For more information about the St. Mary’s Heritage Open, call 812-485-5850 or visit stmarys.org/foundation.


Electronic Lullaby

Lullafi helps restless babies and their parents

When it comes to restless babies, many parents turn to the same practice. They drive their child around the neighborhood block a few times. But local sound engineer and musician Mike Boren wondered why the habit was so effective and if he could invent a device to eliminate late night drives. That’s when Lullafi was born.

“It started with a conversation with my brother,” says Boren. “He couldn’t get my nephew to sleep. He said, ‘If you could figure out a way to keep me from driving about three hours every night to keep him asleep, let me know.’”

The Evansville native and founder of the Evansville Music Academy, formerly Guitar Lab, began to research and test different ways to create the same sounds and feels of riding in a car. Three years later, he created a finished prototype.

Lullafi works by using sound to reproduce the hum of a moving car, as well as the vibrations, pulsing sensations, and low-frequency rumbles felt during a ride. According to Boren, these elements are similar to those experienced by babies in their mother’s womb, which puts a baby to sleep.

To recreate that in Lullafi, Boren completed many sound studies, recording as he drove his car and analyzing audio samples of womb sounds. “From an audio engineering side, I could see what was going on and what was common. It’s all based off that,” he says.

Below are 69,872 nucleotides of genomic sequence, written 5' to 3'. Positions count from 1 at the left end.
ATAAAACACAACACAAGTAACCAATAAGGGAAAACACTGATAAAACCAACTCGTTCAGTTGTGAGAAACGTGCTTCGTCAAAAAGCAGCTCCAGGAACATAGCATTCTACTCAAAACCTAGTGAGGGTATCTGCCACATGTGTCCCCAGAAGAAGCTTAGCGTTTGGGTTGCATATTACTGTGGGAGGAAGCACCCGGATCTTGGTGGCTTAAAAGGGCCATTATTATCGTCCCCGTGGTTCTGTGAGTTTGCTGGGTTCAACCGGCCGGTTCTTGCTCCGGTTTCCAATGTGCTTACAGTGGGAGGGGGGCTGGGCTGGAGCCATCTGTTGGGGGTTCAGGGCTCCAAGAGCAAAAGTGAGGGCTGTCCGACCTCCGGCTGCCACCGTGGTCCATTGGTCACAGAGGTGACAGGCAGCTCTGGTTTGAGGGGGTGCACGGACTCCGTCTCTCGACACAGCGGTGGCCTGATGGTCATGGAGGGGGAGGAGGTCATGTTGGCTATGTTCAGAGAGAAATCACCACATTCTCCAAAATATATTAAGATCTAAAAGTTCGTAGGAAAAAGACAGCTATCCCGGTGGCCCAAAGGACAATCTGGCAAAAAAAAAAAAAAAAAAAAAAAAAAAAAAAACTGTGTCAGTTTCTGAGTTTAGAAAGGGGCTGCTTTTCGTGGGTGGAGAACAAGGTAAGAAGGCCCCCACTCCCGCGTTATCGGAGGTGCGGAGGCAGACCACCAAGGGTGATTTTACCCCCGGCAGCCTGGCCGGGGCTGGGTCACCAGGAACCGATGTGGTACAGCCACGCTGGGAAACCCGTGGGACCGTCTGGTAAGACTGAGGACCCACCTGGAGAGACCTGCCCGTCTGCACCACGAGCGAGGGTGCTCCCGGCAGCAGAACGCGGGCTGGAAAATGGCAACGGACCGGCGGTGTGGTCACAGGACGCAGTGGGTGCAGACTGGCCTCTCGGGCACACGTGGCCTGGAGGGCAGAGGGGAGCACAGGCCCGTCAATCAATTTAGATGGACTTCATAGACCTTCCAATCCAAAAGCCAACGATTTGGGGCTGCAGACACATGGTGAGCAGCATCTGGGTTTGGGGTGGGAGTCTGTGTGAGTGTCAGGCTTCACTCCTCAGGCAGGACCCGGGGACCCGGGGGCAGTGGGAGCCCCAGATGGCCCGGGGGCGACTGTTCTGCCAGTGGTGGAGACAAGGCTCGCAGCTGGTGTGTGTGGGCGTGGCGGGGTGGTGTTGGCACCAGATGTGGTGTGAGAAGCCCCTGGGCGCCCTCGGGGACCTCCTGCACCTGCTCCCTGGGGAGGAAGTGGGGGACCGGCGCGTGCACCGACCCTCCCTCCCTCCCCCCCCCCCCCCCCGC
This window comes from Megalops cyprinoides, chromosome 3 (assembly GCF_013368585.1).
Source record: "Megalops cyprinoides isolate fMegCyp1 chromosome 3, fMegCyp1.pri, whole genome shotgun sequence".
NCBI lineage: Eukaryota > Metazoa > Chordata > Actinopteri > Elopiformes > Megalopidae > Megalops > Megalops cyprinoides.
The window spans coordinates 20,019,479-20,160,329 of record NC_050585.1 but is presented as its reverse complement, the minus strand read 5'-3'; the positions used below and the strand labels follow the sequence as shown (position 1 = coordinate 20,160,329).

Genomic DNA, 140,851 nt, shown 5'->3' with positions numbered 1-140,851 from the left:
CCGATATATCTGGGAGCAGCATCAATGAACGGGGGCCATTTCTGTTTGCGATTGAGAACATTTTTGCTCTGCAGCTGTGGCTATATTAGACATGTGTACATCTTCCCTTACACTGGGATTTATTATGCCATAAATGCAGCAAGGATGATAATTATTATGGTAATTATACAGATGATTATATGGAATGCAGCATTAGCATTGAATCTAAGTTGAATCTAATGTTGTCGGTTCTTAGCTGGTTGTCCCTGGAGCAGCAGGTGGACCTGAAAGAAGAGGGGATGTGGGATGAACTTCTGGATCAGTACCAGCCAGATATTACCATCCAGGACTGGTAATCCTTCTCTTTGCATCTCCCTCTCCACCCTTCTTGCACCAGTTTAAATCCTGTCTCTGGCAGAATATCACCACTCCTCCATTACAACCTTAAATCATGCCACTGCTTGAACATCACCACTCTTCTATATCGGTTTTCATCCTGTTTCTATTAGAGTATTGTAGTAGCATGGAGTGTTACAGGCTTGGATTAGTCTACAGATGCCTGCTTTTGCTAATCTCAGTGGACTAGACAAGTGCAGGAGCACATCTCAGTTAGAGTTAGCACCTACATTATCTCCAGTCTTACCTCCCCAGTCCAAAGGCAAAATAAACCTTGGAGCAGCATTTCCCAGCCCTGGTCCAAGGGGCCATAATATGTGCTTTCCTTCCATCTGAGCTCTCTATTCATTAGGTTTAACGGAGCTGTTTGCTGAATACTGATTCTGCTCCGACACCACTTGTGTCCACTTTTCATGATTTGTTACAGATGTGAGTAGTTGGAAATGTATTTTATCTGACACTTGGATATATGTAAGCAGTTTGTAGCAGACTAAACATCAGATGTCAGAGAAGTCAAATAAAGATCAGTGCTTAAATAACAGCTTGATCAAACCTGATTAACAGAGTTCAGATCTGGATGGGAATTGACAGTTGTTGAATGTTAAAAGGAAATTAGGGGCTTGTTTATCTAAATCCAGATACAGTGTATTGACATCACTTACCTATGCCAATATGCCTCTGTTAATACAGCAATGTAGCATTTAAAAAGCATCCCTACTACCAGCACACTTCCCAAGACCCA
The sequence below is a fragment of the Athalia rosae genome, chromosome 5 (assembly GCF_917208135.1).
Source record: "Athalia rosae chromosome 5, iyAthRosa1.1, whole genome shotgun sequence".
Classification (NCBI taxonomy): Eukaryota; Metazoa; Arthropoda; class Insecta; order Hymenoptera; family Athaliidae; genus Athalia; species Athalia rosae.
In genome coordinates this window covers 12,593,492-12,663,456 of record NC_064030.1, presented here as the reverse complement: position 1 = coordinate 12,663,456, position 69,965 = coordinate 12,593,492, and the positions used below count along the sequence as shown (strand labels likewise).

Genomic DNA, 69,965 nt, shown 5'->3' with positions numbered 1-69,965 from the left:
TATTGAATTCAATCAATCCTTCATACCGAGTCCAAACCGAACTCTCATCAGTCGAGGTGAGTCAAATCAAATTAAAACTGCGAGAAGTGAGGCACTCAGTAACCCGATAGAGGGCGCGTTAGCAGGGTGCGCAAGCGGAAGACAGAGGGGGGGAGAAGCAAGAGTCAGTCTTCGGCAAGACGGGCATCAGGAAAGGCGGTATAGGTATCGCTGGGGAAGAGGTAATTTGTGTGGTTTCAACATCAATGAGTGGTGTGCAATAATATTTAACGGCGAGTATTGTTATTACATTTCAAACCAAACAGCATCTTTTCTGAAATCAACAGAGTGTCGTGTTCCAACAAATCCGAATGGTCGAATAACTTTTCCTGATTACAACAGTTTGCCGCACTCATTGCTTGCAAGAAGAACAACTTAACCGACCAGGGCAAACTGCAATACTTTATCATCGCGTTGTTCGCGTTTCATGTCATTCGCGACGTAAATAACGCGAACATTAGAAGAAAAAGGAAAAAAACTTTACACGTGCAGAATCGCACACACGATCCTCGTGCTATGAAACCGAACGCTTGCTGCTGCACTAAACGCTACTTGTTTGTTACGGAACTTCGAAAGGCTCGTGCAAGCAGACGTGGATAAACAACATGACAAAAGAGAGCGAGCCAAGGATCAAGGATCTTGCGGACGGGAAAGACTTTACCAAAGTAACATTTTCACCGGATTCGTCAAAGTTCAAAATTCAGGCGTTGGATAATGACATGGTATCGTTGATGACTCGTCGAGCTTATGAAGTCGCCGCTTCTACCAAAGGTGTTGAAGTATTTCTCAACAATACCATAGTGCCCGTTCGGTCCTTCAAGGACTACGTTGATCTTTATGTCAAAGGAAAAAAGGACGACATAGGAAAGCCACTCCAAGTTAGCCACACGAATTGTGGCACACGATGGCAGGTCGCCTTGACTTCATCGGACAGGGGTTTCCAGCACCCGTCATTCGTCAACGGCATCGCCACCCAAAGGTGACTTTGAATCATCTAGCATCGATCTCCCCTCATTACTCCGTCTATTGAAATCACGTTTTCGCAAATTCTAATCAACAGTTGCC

The small device can attach to a side of a crib or a car seat and has a USB rechargeable battery. The small speaker is programmed with five built-in sounds. Lullafi also is Bluetooth® compatible, so parents can plug in any type of recorded sound.

Boren says he’s produced two Lullafis and began a Kickstarter page to help raise funds for production. The ultimate goal is to see Lullafi on the market, but if not, he feels his goal has been met.

“At this point, I’m pretty happy with it,” he says. “I’ve learned a ton from doing this and from both the business and manufacturing side. I would say if it stops here, I’m pretty darn happy with that.”

For more information about Lullafi, visit lullafi.com or kickstarter.com/projects/325058527/lullafi-sound-sleep-solution.


Princeton Platform

Visitors and tourism bureau operates in former train depot
Paula French, Kelly Scott, and Eric Heidenreich are employees at the Gibson County Visitors & Tourism Bureau.

As Executive Director Eric Heidenreich promotes the attractions in Gibson County, he finds his workplace also is on many visitors’ must-see lists.

The Gibson County Visitors & Tourism Bureau, 702 W. Broadway St. in Princeton, Indiana, is located in a former train depot used by the former Chicago and Eastern Illinois Railroad and CSX Transportation today. The building, constructed in 1875, is considered a landmark for residents and notable for its caboose, historic brick walkway, and position next to the still-functioning railroad tracks that run through Princeton.